The governor of Indiana expelled IBM from the State’s welfare privatization program last week. (
Indiana axes welfare contract with IBM,, Indianapolis Star, 16 October 2009.) This took everyone by surprise. Nobody thought the governor would cancel the contract with IBM, no matter how crappy a job it was doing.
The Indiana welfare program was bad enough when the State was running it. Under IBM it had become bad in a different way, with scores of eligible people falling through the cracks, and others accusing the Governor of engineering those cracks to save money.
I, too, was surprise that the governor axed IBM, but not for the same reason others were. I had expected IBM, who was no doubt not making as much money from the deal as it would like, to bolt first. IBM has a habit of
bidding contracts too low to make a profit then mismanaging them in an attempt to make a profit anyway, often to the detriment of IBM customers, here being the thousands of Hoosiers who need assistance in some way. Again, I had expected IBM to bolt first, as it has bolted from any contract that does not produce even a penny of profit for IBM.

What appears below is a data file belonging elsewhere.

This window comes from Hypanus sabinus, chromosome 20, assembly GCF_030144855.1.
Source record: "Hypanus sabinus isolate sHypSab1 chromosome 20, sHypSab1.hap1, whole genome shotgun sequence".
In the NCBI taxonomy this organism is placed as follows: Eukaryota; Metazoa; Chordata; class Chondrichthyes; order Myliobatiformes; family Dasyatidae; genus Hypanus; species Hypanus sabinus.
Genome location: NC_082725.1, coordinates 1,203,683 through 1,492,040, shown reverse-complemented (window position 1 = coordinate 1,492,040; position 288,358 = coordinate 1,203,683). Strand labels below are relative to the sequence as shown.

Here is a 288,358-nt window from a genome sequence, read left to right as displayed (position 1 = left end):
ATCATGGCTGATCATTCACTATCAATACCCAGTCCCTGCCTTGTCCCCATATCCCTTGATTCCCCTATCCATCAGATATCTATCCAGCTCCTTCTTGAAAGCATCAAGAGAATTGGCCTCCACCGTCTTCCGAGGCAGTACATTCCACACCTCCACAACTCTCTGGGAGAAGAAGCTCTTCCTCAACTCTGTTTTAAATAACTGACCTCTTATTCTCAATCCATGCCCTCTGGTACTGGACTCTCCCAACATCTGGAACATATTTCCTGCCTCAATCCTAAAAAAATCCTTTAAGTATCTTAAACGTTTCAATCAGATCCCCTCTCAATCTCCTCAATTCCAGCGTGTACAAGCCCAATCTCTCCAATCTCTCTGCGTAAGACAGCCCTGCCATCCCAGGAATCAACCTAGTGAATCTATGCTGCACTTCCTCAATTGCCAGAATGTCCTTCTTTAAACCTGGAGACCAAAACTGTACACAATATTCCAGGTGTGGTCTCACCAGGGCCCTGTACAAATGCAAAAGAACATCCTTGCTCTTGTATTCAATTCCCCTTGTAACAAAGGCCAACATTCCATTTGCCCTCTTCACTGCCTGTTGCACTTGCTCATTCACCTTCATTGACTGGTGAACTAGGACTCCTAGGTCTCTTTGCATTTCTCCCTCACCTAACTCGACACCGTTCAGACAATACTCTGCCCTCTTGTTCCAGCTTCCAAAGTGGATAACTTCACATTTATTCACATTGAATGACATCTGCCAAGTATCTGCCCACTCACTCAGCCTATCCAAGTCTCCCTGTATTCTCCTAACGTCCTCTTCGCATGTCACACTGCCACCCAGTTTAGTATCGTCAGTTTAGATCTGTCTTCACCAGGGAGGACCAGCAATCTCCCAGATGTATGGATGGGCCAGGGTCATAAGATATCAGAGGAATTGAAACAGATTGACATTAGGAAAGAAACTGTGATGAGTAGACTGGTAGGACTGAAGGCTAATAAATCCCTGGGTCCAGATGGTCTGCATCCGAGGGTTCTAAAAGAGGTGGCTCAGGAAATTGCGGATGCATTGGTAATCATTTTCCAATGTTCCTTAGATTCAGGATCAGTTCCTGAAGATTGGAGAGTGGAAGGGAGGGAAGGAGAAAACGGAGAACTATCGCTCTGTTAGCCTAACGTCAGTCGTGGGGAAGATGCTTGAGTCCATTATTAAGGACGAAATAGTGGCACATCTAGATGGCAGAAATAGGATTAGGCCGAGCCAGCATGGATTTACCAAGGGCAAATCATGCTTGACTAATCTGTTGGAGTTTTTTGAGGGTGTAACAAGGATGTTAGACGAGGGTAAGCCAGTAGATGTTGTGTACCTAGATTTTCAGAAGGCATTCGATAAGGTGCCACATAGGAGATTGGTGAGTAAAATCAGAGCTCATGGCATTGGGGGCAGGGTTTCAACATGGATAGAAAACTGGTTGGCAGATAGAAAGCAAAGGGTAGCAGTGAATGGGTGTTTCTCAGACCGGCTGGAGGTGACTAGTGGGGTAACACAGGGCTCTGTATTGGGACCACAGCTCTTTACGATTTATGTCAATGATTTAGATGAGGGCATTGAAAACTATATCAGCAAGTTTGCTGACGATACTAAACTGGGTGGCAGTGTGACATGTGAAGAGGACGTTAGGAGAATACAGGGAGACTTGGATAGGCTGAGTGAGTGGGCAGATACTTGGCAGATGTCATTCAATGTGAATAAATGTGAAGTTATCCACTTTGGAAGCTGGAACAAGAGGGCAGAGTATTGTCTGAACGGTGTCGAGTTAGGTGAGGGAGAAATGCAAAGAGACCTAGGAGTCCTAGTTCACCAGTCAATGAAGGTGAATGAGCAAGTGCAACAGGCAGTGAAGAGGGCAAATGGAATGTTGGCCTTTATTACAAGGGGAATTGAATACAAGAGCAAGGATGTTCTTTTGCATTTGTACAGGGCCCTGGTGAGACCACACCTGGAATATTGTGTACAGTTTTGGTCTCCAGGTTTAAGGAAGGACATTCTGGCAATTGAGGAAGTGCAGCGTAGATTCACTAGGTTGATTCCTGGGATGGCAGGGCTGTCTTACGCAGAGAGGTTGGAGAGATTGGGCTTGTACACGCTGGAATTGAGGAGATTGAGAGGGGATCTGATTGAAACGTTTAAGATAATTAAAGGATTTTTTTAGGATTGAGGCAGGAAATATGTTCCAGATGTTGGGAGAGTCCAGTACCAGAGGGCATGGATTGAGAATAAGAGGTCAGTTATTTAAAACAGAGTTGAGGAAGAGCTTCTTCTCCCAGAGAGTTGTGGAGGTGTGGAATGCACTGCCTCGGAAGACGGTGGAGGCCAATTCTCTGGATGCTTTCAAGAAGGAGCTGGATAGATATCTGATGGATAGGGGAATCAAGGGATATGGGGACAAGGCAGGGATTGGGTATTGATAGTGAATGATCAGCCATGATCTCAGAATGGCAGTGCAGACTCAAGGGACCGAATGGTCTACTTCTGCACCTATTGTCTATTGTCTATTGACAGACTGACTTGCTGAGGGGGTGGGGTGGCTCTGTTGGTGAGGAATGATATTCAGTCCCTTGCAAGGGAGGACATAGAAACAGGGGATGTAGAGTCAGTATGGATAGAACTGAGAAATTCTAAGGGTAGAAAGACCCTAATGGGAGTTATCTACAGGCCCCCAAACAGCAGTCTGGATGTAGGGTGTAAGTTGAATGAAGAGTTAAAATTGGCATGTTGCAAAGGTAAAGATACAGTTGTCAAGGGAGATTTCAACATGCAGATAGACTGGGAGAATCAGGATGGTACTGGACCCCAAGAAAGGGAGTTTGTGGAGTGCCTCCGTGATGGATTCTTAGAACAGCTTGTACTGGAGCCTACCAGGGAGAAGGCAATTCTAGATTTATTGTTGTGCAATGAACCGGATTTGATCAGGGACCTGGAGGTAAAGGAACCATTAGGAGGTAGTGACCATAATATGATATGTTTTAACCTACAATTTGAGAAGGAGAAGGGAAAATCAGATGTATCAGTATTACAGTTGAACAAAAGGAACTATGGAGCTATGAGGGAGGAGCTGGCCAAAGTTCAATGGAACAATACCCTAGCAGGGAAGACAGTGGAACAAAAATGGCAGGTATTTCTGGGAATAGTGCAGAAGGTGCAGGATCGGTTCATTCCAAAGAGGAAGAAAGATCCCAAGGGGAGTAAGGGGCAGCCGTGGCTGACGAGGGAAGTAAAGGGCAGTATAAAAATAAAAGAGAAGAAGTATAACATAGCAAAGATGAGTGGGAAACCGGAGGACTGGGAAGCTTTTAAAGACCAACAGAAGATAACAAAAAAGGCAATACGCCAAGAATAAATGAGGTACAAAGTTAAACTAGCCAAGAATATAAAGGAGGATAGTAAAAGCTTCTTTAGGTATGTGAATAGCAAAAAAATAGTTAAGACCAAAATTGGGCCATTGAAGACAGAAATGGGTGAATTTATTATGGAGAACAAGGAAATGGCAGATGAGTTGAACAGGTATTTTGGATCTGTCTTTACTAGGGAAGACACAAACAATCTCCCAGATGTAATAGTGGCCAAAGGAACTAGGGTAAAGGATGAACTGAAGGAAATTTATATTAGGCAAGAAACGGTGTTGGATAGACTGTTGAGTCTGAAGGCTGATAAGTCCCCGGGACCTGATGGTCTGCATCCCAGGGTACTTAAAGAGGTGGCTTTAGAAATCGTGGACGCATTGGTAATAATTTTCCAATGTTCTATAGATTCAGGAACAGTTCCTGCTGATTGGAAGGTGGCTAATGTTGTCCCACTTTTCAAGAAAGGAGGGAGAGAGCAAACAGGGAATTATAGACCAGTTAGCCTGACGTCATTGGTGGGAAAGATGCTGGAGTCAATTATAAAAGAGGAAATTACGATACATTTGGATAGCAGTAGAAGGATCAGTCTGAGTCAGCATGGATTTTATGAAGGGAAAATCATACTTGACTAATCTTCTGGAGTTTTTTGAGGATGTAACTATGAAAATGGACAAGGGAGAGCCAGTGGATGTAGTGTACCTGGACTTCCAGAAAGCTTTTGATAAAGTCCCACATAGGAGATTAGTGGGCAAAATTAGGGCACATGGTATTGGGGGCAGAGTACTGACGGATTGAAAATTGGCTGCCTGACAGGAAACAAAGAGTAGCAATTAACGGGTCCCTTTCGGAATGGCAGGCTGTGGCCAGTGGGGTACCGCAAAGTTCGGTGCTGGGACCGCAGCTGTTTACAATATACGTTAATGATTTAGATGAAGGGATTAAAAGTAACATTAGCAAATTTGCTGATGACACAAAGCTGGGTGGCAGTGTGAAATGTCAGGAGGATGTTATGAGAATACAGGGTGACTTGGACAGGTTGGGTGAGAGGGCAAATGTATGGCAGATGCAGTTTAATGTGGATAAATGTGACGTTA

It is possible that the governor had sensed before anyone else did, that IBM was not worth the pain it was causing both the citizens of the State and his own political future. It is possible that he caught wind of the arrest of one of IBM’s more important executives, who was in charge of dumping American jobs and outsourcing them to India and Argentina. Read Cringely’s No Joy in Mudville for more.
I do not know (and right now few people know) how this will all work out. My brother Bill got the raw end of the IBM stick when the peculiar way he pays alimony (because his ex-wife was so impatient to get it) would not conform to the IBM way of doing things. And I have a fellow member of the local library board (who invited her to serve a full four-year term) who works for one of the subcontractors out of a concrete box on a hill just east of Marion. What effect this will have on the Bill’s payments, or on my fellow board member’s job, is for now an annoying mystery.